Illegal oil refinery blast that killed more than 100 people is a ‘national disaster’, says Nigerian President

Charred bodies were left strewn among scorched palm trees, cars and pickup trucks on Sunday after an explosion killed more than 100 people at an illegal oil refining depot on the border of Nigeria’s Rivers and Imo states.

Flip-flops, bags and clothes belonging to the deceased littered the ground, which was blackened with oil and soot while still emitting smoke in some places despite overnight rain.

“There are so many people who have died here. I plead with the government to look into this,” Uche Woke, a commercial cyclist, told Reuters at the scene on Saturday evening.

The Nigerian Red Cross Society was on site on Sunday to assess the blast, which destroyed part of the Abaezi forest. It straddles the border of Ohaji-Egbema Local Government Area of ​​Imo State with Rivers State.

Nigerian President Muhammadu Buhari said in a statement that he would step up a crackdown on illegal refineries after what he called a “catastrophe” and a “national catastrophe”.

Fight against illegal refining

Unemployment and poverty in the oil-producing Niger Delta have made illegal refining attractive, but with often deadly consequences. Crude oil is extracted from a network of pipelines owned by major oil companies and refined in makeshift reservoirs.

The process has led to fatal accidents and polluted an area already devastated by oil spills in farmland, creeks and lagoons.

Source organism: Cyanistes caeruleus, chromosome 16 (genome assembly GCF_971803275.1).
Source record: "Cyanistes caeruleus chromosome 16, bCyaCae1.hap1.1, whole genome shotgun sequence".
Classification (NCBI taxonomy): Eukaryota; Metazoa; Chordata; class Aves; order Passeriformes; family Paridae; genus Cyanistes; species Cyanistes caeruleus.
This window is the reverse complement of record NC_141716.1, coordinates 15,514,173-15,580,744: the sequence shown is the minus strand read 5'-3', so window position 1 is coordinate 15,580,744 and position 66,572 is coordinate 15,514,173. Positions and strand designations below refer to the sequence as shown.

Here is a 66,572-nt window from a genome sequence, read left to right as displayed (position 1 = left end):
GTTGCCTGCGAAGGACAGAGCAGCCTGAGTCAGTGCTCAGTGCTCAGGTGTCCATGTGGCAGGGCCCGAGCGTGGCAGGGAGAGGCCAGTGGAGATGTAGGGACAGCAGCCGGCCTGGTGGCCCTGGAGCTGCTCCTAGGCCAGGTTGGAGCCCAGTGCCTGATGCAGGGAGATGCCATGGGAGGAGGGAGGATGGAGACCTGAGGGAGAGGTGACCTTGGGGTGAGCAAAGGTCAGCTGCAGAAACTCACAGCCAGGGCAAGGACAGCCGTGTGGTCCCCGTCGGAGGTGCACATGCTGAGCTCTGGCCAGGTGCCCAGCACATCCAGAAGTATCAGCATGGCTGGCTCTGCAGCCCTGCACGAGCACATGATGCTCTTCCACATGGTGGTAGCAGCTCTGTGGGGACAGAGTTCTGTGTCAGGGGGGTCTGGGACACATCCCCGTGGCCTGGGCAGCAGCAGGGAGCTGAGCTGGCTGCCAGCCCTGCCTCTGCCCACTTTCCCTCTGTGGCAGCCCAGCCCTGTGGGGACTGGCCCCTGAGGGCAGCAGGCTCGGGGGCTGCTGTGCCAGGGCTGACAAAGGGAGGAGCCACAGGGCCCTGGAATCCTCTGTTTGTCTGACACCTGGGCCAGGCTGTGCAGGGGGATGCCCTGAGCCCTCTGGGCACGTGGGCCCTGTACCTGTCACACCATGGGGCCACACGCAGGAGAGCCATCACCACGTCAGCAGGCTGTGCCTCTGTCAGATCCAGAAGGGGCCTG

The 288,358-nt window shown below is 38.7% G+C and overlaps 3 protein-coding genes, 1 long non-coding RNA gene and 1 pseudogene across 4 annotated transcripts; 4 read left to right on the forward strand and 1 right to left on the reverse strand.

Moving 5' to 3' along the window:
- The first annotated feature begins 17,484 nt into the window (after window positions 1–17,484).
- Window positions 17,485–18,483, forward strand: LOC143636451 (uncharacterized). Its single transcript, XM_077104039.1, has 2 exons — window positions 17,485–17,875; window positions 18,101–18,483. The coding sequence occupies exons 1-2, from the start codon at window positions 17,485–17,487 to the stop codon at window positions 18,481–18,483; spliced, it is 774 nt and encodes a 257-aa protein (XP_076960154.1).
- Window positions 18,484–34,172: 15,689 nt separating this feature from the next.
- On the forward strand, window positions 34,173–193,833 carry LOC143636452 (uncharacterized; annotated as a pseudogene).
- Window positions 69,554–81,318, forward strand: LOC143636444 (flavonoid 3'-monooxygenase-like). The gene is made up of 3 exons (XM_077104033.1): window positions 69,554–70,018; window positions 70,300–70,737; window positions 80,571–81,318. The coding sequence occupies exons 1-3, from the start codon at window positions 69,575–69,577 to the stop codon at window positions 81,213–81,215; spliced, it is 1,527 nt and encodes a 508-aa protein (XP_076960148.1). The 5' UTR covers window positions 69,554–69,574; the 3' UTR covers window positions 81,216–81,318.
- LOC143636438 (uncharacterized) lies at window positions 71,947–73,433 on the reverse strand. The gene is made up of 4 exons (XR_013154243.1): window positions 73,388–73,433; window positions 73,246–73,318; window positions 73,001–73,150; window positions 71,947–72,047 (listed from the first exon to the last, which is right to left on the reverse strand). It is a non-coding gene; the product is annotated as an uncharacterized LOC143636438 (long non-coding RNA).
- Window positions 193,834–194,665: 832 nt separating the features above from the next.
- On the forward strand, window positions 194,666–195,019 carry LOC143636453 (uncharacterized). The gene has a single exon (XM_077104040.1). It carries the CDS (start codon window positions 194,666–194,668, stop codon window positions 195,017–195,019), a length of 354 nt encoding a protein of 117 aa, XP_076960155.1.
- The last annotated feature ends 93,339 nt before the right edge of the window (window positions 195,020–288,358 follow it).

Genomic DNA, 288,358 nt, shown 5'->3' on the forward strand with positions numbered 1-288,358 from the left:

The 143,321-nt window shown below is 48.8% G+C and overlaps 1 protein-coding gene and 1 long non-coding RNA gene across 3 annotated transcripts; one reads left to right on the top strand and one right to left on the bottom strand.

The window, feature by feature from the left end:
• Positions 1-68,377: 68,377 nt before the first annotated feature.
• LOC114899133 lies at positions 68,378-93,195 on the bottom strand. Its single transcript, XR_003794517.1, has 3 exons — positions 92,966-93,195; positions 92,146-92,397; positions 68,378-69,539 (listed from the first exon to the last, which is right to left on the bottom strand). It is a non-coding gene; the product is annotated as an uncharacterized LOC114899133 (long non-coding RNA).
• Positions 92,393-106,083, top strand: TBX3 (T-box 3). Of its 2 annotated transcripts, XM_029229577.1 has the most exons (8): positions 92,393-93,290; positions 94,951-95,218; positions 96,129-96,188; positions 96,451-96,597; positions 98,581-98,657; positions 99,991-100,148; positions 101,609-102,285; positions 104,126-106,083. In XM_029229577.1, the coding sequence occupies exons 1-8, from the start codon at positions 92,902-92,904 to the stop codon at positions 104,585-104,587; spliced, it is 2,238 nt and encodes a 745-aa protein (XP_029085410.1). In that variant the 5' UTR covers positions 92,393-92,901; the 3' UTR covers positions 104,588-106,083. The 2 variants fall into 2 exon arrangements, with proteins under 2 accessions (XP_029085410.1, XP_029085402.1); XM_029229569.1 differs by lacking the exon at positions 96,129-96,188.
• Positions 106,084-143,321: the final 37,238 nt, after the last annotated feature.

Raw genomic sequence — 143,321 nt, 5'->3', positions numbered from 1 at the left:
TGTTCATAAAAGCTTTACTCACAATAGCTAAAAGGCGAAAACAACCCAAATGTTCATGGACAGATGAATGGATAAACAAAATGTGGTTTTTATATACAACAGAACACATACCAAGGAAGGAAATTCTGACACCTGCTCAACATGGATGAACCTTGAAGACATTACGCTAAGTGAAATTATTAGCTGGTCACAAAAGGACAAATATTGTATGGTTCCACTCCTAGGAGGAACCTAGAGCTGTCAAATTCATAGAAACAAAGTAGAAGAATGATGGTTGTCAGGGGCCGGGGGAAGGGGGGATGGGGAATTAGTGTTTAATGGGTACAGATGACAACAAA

The Youths and Environmental Advocacy Centre, a local nonprofit, said several vehicles queuing to buy illegal fuel were set on fire.

“The fire occurred at an illegal bunker site and affected more than 100 people,” Goodluck Opiah, the state petroleum resources commissioner, said of the accident.

The border location is a reaction to a recent crackdown in Rivers against illegal refining in an effort to reduce worsening air pollution.

Members of the Nigerian Red Cross Society are seen at the scene of the blast in Ohaji-Egbema on Sunday. (Tife Owolabi/Reuters)

“Over the past two months, there have been several raids and some security officers involved have been attacked,” said Ledum Mitee, former chairman of the Ogoni People’s Survival Movement.

At least 25 people, including children, were killed in an explosion and fire at another illegal refinery in Rivers State in October.

In February, local authorities said they had launched a crackdown on the refining of stolen crude, but with little apparent success.

Government officials estimate that Nigeria, Africa’s largest oil producer and exporter, is losing an average of 200,000 barrels of oil a day, more than 10% of production, to illegal exploitation or vandalism. pipelines.

This has forced oil companies to regularly declare force majeure on oil and gas exports.